The festivals are typically funded by donations from wealthy members of the community and by corporate sponsors that want to tap into ethnic markets. But with the high cost of flying in big-name musicians and bills for security and sound systems, some events barely break even. Jimenez says he’s owed money all over town, a statement his clients do not dispute. He puts festival organizers on a payment plan and waits.
Jimenez likes to dish about each community — who always goes over budget, who are the big dreamers and who likes to micromanage.
“You can guess,” he said.
But for every group, the festivals are a source of pride — a taste of the old country and a chance to forget the pressures of their new lives in the United States. “Families will save up and then spend money at these events,” said Rhadames Avila, 54, who organizes Hispanic beauty pageants and is helping to plan the Latin music festival in Hyattsville.
“They are a centerpiece of a family’s year, and Robert is like their problem-fixer.”
Born in the Dominican Republic, Jimenez understands that need to escape, to let the tastes and sounds of the past become present, at least for an afternoon. He moved to this country when he was 12. His mother had five children and worked in a factory making boots for fishermen in New Hampshire.
“I once realized she was so exhausted that she had fallen asleep in the bathroom,” he said. He was in high school at the time and was planning to join the track team. “But I had to quit and help the family by getting a job,” he said.
He worked in housekeeping at a veterans hospital. He worked as a security guard, “so I could study.” He worked as an EMT. “When you come to this country, you have to do every job that will have you,” he said. But his favorite gig was being a DJ at weddings. Hispanic American couples loved the fact that Jimenez was bilingual and knew music from both cultures. “But I would always blow up my equipment,” he said. “The only thing I knew how to do was make it loud!”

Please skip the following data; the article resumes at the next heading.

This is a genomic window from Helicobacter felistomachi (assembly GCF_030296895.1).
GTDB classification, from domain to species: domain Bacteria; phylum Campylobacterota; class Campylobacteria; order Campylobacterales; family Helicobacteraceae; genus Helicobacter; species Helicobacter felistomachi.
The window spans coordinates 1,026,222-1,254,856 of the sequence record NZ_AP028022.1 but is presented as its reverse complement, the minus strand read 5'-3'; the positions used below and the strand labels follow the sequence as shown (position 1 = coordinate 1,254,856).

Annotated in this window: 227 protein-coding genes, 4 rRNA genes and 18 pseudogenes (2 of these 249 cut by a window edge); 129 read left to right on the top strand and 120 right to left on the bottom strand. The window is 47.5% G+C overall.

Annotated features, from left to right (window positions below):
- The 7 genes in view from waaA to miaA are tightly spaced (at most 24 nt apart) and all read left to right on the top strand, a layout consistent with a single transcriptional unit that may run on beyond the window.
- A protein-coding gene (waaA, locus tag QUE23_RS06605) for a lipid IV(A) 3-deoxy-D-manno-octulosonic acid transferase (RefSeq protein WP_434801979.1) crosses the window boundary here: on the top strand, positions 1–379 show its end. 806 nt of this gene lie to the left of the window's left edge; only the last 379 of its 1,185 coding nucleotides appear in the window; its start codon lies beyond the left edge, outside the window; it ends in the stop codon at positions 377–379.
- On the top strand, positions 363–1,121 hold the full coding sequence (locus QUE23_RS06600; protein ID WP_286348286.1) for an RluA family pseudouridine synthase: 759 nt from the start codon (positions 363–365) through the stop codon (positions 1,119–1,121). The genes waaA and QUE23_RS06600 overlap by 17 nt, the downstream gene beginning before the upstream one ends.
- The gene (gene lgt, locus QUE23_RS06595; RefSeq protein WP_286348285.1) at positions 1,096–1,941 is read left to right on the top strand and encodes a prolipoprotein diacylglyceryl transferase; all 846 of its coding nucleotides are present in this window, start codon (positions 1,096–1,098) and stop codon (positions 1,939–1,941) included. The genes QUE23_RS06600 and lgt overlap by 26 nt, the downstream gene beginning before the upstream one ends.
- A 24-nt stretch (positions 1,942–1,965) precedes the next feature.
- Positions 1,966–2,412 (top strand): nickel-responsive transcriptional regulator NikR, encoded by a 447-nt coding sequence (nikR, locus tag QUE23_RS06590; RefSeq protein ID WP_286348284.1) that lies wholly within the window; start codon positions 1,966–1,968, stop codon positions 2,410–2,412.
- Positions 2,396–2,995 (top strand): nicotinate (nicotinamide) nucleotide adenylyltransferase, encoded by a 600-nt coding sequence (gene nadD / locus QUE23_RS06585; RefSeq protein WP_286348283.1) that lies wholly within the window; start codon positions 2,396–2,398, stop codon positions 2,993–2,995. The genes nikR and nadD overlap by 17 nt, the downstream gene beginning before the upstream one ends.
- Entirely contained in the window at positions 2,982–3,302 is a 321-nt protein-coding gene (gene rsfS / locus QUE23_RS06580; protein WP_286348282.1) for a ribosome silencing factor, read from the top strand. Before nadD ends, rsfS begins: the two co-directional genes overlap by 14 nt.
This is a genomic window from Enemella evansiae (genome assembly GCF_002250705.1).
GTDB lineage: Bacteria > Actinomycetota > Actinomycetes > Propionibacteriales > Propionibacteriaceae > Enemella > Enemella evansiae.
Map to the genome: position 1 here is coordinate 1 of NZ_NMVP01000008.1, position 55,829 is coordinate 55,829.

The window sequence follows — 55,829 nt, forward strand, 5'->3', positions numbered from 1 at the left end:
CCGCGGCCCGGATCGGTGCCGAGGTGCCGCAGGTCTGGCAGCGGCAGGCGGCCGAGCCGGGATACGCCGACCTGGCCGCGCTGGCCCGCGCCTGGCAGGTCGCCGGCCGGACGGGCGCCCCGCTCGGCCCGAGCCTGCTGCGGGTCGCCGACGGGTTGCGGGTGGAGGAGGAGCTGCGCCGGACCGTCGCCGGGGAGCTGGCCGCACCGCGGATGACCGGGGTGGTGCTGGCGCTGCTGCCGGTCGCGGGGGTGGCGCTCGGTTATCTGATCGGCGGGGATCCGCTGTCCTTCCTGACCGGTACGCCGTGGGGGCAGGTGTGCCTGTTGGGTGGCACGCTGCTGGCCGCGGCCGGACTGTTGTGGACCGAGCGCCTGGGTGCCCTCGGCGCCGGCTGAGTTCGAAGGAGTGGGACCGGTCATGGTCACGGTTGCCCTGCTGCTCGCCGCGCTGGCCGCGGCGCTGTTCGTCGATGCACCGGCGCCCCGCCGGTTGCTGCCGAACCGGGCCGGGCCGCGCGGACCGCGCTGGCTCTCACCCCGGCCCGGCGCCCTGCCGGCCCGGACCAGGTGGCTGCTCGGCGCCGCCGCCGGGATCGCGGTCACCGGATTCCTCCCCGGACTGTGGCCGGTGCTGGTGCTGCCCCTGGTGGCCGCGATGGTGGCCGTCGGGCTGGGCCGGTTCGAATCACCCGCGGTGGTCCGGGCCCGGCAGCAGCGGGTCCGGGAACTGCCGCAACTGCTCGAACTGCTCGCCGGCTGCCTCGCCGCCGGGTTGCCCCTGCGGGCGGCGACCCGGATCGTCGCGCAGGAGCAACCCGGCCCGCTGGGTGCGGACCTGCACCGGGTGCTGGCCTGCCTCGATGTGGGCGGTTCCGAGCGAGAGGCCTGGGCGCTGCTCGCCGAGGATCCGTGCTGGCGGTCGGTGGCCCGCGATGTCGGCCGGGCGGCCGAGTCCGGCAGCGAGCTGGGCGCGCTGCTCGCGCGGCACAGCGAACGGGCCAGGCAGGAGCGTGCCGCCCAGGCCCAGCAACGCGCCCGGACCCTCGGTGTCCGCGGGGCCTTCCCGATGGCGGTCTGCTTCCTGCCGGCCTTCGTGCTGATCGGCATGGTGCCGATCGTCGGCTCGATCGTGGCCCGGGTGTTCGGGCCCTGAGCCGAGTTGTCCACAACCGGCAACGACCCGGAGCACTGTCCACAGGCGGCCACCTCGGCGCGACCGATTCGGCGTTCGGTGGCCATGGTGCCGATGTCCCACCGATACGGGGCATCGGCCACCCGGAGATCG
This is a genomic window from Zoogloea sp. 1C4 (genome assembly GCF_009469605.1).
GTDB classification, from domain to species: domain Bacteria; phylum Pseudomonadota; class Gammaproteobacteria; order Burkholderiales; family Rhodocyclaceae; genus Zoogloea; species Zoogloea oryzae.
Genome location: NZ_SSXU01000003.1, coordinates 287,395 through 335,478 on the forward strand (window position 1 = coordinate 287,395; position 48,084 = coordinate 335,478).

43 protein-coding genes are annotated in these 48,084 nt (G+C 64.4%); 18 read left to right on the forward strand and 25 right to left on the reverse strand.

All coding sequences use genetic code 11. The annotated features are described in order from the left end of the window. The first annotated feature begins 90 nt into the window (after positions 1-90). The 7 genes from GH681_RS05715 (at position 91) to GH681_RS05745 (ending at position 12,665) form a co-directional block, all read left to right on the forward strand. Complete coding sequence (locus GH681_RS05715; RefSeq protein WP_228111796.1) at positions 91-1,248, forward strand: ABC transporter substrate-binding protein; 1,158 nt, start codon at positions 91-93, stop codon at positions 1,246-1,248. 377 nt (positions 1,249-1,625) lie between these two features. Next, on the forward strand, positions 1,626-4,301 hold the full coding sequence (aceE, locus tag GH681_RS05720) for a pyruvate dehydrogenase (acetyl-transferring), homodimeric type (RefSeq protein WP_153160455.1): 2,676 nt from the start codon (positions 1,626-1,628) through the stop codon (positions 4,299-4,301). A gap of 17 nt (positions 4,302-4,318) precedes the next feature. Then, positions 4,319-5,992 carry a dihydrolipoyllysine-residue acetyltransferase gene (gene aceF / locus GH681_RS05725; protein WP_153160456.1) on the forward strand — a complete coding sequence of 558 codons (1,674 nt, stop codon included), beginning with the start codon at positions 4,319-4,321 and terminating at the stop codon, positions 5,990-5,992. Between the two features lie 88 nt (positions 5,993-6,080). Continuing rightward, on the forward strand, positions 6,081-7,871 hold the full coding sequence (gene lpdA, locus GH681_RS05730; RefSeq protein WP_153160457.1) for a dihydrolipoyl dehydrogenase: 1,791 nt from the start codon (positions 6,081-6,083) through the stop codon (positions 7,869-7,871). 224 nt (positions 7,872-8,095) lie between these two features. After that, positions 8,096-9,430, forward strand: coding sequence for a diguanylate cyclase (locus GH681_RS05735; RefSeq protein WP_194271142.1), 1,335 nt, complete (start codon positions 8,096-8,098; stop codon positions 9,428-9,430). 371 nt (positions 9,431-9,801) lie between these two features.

He worked his way into the music-promoting world and ended up working for Budweiser promoting the beer at Latino music events and nightclubs in town.
“During that time I noticed Latino musicians coming into the U.S. to perform at ethnic festivals,” he said. “I realized this was a big market that was underserved.”
Gurmit Sunny Malhi, 39, an information technology specialist for the State Department who organizes the Punjabi festival in his free time, met Jimenez by accident when he went to Bull Run Park in Centreville to take the venue’s measurements. He hired Jimenez right away for the South Asian party — but it was 2011, and the event was canceled because of Hurricane Irene.
“Robert stayed through the washout, helping us pack up till midnight and using his contacts to get some money back,” Malhi said. “He’s like this guru of ethnic festivals, period. We hired him again the next year.”
Driving through the Riverdale neighborhood known as Little Mexico after the Hyattsville tour, Jimenez passed a string of Mexican bars, churches and taquerias along with crowds of Mexican workers who were lined up to be picked as day laborers.
“Immigrants work so hard here, and these festivals really matter to them,” said Jimenez, who spent the past few weeks learning how to operate the latest lighting boards and digital consoles. “There’s not a specific college for what I do — ethnic-festival planning. But I patch things together. Like, most immigrants, I’ve done a lot of jobs. But this one has been my favorite. There’s no way I am giving it up now.”